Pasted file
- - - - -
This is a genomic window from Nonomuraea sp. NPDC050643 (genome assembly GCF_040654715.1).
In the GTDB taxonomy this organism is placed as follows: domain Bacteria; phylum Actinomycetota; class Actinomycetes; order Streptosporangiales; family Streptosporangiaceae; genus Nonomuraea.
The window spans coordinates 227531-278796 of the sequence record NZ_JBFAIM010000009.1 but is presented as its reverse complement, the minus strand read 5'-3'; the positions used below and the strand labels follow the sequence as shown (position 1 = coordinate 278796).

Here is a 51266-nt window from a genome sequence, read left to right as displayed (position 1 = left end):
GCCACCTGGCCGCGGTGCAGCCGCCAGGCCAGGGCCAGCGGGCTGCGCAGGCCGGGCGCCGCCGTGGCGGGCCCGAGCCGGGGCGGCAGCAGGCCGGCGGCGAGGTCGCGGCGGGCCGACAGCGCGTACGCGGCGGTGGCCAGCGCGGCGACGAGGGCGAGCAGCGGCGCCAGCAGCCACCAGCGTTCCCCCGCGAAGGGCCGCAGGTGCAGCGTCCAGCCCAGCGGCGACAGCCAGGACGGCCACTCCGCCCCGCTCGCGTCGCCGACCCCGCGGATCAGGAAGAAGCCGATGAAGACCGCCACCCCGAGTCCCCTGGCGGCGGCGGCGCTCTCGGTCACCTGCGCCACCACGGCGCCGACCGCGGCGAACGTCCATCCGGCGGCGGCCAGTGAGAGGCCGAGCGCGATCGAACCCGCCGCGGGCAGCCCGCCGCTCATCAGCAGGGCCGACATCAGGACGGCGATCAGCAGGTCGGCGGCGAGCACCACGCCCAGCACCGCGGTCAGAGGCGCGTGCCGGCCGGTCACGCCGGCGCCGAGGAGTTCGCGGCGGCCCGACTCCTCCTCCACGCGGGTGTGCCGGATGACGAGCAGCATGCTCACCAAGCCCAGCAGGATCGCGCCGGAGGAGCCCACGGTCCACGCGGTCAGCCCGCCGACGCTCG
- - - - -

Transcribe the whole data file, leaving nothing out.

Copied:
This is a genomic window from Nonomuraea sp. NPDC050643 (genome assembly GCF_040654715.1).
In the GTDB taxonomy this organism is placed as follows: domain Bacteria; phylum Actinomycetota; class Actinomycetes; order Streptosporangiales; family Streptosporangiaceae; genus Nonomuraea.
The window spans coordinates 227531-278796 of the sequence record NZ_JBFAIM010000009.1 but is presented as its reverse complement, the minus strand read 5'-3'; the positions used below and the strand labels follow the sequence as shown (position 1 = coordinate 278796).

Here is a 51266-nt window from a genome sequence, read left to right as displayed (position 1 = left end):
GCCACCTGGCCGCGGTGCAGCCGCCAGGCCAGGGCCAGCGGGCTGCGCAGGCCGGGCGCCGCCGTGGCGGGCCCGAGCCGGGGCGGCAGCAGGCCGGCGGCGAGGTCGCGGCGGGCCGACAGCGCGTACGCGGCGGTGGCCAGCGCGGCGACGAGGGCGAGCAGCGGCGCCAGCAGCCACCAGCGTTCCCCCGCGAAGGGCCGCAGGTGCAGCGTCCAGCCCAGCGGCGACAGCCAGGACGGCCACTCCGCCCCGCTCGCGTCGCCGACCCCGCGGATCAGGAAGAAGCCGATGAAGACCGCCACCCCGAGTCCCCTGGCGGCGGCGGCGCTCTCGGTCACCTGCGCCACCACGGCGCCGACCGCGGCGAACGTCCATCCGGCGGCGGCCAGTGAGAGGCCGAGCGCGATCGAACCCGCCGCGGGCAGCCCGCCGCTCATCAGCAGGGCCGACATCAGGACGGCGATCAGCAGGTCGGCGGCGAGCACCACGCCCAGCACCGCGGTCAGAGGCGCGTGCCGGCCGGTCACGCCGGCGCCGAGGAGTTCGCGGCGGCCCGACTCCTCCTCCACGCGGGTGTGCCGGATGACGAGCAGCATGCTCACCAAGCCCAGCAGGATCGCGCCGGAGGAGCCCACGGTCCACGCGGTCAGCCCGCCGACGCTCG